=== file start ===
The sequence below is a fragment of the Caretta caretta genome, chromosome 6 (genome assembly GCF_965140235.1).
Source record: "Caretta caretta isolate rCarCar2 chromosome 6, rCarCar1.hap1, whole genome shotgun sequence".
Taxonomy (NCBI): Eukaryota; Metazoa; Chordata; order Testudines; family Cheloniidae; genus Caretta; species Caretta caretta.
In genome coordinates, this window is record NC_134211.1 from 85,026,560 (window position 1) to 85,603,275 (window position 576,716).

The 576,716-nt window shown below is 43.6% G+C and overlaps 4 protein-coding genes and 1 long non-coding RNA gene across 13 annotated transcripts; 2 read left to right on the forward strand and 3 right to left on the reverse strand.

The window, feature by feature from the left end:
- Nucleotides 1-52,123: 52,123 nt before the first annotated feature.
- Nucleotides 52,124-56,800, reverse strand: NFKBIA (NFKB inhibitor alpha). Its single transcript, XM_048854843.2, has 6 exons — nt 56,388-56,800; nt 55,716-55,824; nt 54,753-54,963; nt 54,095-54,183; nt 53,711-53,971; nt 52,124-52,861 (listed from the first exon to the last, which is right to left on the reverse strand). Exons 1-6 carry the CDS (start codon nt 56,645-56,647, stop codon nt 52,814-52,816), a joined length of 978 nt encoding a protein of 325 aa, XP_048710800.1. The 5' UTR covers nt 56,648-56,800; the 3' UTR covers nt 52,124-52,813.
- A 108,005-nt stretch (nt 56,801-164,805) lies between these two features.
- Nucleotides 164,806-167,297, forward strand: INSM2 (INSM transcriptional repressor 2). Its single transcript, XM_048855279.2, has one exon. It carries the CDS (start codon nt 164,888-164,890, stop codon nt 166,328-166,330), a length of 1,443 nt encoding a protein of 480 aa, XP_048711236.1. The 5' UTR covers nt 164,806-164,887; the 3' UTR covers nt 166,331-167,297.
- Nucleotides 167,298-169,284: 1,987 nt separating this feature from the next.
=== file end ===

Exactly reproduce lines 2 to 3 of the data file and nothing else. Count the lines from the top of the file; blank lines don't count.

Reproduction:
Source record: "Caretta caretta isolate rCarCar2 chromosome 6, rCarCar1.hap1, whole genome shotgun sequence".
Taxonomy (NCBI): Eukaryota; Metazoa; Chordata; order Testudines; family Cheloniidae; genus Caretta; species Caretta caretta.